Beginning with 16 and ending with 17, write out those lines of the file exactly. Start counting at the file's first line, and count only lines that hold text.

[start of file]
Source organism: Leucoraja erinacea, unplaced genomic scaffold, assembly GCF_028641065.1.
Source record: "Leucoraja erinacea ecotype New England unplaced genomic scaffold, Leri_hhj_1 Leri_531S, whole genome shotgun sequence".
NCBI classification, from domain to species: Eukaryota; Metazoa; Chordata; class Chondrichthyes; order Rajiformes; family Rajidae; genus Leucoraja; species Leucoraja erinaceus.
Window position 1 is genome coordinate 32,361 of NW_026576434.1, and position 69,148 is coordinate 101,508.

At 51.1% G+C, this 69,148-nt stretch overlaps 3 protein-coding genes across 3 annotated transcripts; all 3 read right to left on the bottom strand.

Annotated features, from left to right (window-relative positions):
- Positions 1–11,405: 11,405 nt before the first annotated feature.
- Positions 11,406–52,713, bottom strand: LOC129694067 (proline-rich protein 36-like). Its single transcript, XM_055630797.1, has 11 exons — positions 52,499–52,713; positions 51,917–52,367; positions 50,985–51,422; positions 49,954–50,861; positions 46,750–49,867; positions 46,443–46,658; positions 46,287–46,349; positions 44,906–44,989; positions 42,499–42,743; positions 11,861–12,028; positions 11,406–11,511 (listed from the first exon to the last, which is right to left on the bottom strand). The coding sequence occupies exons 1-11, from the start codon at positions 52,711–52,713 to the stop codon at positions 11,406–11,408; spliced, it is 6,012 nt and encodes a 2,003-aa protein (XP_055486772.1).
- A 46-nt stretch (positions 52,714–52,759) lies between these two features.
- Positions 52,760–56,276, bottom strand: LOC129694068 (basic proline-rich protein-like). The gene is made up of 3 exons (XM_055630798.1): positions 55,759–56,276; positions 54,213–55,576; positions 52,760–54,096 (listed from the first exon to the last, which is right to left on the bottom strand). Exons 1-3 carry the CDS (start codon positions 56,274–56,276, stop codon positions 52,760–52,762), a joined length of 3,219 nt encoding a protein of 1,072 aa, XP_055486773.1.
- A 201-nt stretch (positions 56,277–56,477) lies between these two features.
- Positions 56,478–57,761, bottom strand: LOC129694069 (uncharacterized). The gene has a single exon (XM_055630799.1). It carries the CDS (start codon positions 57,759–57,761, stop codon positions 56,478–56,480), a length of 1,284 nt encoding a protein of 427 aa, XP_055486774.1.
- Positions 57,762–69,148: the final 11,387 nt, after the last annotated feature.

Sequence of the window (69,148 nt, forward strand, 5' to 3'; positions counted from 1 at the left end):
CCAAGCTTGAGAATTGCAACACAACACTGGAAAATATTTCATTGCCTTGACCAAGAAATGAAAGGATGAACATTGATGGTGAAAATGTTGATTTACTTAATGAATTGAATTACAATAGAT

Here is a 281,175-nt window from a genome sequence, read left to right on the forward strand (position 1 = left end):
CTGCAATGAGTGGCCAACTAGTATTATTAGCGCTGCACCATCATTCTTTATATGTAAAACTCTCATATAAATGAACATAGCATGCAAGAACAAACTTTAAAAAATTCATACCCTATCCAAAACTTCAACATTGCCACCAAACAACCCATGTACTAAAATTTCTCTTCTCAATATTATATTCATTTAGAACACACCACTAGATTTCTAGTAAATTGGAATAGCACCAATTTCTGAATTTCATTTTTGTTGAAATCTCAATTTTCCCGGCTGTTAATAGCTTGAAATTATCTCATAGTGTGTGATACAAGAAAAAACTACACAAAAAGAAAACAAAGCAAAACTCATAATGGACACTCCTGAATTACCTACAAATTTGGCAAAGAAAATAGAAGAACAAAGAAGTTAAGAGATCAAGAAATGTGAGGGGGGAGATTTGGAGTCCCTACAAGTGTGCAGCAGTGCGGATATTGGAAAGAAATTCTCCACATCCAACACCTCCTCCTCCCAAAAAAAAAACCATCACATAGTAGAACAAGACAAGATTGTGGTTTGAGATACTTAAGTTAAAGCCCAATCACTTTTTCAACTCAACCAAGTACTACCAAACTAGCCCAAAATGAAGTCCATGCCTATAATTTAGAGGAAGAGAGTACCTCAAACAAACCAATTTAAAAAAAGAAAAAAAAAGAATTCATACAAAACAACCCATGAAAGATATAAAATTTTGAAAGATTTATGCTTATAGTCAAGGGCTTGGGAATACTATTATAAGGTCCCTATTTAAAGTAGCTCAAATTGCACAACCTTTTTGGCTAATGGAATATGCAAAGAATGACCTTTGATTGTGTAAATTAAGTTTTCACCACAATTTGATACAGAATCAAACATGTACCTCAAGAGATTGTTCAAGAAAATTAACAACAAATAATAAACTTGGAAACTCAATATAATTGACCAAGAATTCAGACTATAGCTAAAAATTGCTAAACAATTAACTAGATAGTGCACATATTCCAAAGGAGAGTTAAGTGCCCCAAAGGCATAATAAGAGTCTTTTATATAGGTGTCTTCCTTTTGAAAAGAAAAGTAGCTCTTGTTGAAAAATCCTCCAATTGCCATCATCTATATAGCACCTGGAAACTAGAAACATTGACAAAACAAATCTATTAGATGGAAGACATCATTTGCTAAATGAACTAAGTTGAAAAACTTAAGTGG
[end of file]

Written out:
Here is a 281,175-nt window from a genome sequence, read left to right on the forward strand (position 1 = left end):
CTGCAATGAGTGGCCAACTAGTATTATTAGCGCTGCACCATCATTCTTTATATGTAAAACTCTCATATAAATGAACATAGCATGCAAGAACAAACTTTAAAAAATTCATACCCTATCCAAAACTTCAACATTGCCACCAAACAACCCATGTACTAAAATTTCTCTTCTCAATATTATATTCATTTAGAACACACCACTAGATTTCTAGTAAATTGGAATAGCACCAATTTCTGAATTTCATTTTTGTTGAAATCTCAATTTTCCCGGCTGTTAATAGCTTGAAATTATCTCATAGTGTGTGATACAAGAAAAAACTACACAAAAAGAAAACAAAGCAAAACTCATAATGGACACTCCTGAATTACCTACAAATTTGGCAAAGAAAATAGAAGAACAAAGAAGTTAAGAGATCAAGAAATGTGAGGGGGGAGATTTGGAGTCCCTACAAGTGTGCAGCAGTGCGGATATTGGAAAGAAATTCTCCACATCCAACACCTCCTCCTCCCAAAAAAAAAACCATCACATAGTAGAACAAGACAAGATTGTGGTTTGAGATACTTAAGTTAAAGCCCAATCACTTTTTCAACTCAACCAAGTACTACCAAACTAGCCCAAAATGAAGTCCATGCCTATAATTTAGAGGAAGAGAGTACCTCAAACAAACCAATTTAAAAAAAGAAAAAAAAAGAATTCATACAAAACAACCCATGAAAGATATAAAATTTTGAAAGATTTATGCTTATAGTCAAGGGCTTGGGAATACTATTATAAGGTCCCTATTTAAAGTAGCTCAAATTGCACAACCTTTTTGGCTAATGGAATATGCAAAGAATGACCTTTGATTGTGTAAATTAAGTTTTCACCACAATTTGATACAGAATCAAACATGTACCTCAAGAGATTGTTCAAGAAAATTAACAACAAATAATAAACTTGGAAACTCAATATAATTGACCAAGAATTCAGACTATAGCTAAAAATTGCTAAACAATTAACTAGATAGTGCACATATTCCAAAGGAGAGTTAAGTGCCCCAAAGGCATAATAAGAGTCTTTTATATAGGTGTCTTCCTTTTGAAAAGAAAAGTAGCTCTTGTTGAAAAATCCTCCAATTGCCATCATCTATATAGCACCTGGAAACTAGAAACATTGACAAAACAAATCTATTAGATGGAAGACATCATTTGCTAAATGAACTAAGTTGAAAAACTTAAGTGG